I'm not an Episcopalian, and it's been years since I worshipped in one of their services (and even then, it was only as guest preacher for a Holy Week service). So, nothing about this should be considered a judgment one way or the other on that specific church.

But I do know about liberal churches. They're not exactly hidden away conducting clandestine gatherings. They're all around us, and their pronouncements and worship services can be seen with a click of the remote on Sunday mornings.

What they do, the very thing that drove editor Stanley High to say what he did, is to assume that everyone is redeemed, everyone is saved and bound for heaven, and that all we need is instruction on how to live for the Lord. But in taking this position, liberal churches discount the very reason for which Jesus came into the world and died on Calvary.

Man is a sinner. A serious sinner in need of an entire transformation.

The apostle Paul puts it this way: "There is none righteous, no not one" (Rom. 3:10b) and "For all have sinned and come short of the glory of God" (Rom. 3:23).

Modern churches may indeed overestimate mankind, but God doesn't have that problem. He knows us. "For He knows how we are formed; He remembers that we are dust" (Ps. 103:14).

God is not operating in an illusion about us. The one who created us knows we are made of humble stuff and gladly saved us even with that knowledge.

Man needs a Savior. Thankfully, there is one available, and only one: the Lord Jesus Christ.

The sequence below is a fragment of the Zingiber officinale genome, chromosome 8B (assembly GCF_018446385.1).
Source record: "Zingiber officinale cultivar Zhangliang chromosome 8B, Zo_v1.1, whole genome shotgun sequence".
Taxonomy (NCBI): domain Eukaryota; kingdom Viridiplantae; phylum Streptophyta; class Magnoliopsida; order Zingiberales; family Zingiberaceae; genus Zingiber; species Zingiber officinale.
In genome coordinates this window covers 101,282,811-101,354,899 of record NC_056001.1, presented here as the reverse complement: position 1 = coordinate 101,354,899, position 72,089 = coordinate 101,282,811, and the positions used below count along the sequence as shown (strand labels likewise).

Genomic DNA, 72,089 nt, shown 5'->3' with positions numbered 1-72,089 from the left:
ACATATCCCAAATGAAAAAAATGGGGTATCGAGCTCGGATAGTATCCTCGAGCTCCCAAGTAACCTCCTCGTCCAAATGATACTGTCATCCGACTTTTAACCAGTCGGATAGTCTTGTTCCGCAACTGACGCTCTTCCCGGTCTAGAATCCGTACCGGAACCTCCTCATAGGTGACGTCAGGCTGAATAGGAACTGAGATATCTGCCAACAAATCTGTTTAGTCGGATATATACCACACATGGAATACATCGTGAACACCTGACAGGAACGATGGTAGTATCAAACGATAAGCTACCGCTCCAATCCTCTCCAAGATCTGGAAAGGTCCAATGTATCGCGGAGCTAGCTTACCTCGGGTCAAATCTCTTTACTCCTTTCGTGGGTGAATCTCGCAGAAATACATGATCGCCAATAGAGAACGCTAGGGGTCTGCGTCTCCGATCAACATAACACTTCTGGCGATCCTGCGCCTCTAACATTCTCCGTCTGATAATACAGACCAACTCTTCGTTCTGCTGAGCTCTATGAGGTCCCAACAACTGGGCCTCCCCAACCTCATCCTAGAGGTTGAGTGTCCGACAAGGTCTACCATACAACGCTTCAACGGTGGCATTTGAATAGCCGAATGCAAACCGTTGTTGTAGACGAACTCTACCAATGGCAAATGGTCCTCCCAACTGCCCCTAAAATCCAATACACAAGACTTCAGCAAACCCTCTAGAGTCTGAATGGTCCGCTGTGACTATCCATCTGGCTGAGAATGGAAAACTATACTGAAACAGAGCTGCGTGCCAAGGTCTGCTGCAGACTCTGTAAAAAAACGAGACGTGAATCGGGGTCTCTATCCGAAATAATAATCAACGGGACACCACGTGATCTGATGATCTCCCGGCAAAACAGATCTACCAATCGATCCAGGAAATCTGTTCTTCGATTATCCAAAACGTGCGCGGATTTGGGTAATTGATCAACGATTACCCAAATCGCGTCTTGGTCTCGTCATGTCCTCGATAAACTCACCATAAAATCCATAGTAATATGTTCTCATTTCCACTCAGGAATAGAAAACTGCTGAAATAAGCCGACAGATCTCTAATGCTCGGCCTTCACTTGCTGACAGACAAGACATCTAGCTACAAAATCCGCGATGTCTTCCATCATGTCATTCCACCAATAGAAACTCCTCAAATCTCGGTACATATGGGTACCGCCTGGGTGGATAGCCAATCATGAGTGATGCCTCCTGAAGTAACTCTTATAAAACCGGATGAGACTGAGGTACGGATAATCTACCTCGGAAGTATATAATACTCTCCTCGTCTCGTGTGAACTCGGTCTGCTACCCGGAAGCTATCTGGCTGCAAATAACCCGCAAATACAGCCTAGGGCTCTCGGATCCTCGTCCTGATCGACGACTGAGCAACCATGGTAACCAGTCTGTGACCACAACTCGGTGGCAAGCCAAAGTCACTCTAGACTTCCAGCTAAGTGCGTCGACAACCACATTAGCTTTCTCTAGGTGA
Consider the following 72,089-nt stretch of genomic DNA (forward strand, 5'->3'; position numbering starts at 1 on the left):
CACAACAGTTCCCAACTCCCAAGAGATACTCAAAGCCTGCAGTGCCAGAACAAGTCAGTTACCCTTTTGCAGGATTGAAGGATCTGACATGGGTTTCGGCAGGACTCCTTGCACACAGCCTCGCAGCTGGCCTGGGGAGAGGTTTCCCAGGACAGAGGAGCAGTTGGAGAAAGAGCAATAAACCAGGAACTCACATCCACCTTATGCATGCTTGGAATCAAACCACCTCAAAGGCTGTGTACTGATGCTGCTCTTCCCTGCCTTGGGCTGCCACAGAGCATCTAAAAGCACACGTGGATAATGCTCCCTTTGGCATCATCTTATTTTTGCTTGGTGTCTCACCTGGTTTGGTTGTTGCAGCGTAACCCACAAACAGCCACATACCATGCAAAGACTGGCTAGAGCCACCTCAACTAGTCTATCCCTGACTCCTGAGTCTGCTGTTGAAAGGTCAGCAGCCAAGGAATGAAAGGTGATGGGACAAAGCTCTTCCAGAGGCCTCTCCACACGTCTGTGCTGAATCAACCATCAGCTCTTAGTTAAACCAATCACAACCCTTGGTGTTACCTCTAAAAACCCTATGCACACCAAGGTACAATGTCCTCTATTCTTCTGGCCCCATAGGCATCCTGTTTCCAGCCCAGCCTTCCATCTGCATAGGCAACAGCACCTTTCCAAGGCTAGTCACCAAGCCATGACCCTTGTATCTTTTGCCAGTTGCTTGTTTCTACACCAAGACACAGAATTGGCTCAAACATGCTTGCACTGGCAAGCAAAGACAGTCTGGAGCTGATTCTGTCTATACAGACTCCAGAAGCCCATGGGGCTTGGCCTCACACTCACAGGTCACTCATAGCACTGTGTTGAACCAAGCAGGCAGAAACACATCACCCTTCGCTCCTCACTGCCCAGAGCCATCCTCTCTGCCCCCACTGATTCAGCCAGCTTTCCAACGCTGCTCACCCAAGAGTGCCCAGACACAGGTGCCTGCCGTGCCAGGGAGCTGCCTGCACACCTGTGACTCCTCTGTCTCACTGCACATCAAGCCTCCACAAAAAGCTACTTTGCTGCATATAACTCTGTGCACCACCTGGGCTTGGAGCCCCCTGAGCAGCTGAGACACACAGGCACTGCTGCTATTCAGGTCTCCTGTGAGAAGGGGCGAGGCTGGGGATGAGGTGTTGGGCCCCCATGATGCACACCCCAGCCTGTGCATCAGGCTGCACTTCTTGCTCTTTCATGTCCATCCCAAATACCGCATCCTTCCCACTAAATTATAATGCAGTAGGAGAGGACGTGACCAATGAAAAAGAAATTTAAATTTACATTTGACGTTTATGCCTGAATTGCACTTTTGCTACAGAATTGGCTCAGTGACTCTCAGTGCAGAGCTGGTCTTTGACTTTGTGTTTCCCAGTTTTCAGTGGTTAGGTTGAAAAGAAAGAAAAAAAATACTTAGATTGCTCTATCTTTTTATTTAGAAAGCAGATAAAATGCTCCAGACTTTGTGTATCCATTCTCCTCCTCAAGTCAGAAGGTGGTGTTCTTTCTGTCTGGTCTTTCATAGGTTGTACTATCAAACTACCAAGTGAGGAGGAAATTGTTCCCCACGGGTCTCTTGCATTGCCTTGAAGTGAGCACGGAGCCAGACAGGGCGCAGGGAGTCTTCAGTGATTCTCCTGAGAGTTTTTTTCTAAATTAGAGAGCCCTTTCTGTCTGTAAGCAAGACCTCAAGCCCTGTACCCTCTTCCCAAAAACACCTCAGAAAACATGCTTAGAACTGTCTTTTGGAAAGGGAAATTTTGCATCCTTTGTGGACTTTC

Redemption and transformation are available through faith in Jesus Christ because of what He did on Calvary, and in no other way.

The early disciples said it as well as it can be said: "There is no salvation in any other, for there is no other name under heaven given among men by which we must be saved" (Acts 4:12).

They said it for us, and they said it to us.

To instruct unregenerate mankind on how to live for Jesus Christ is like teaching the residents of a foreign country how to live as patriotic citizens of the U.S.A. They're missing something fundamental and will never catch on for the simple reason that they are foreigners and outsiders. Such teaching will never make sense to them until they move to this country and become citizens. Only at that point can they be instructed in citizenship.

To one of the most righteous men of his era, the Lord Jesus said something that should be proclaimed in every liberal church across this globe next Sunday: "Do not marvel that I said to you, 'You must be born again''" (John 3:7).

That should be the second doctrinal tenet of every church calling itself Christian. The first doctrine: God loved us and sent His Son. The second: You must be born again. The third: Believe in the Lord Jesus Christ and thou shalt be saved.

Joe McKeever is retired from the pastorate but still active in preaching, writing and cartooning for Christian publications. He lives in Ridgeland, Mississippi.

For the original article, visit joemckeever.com.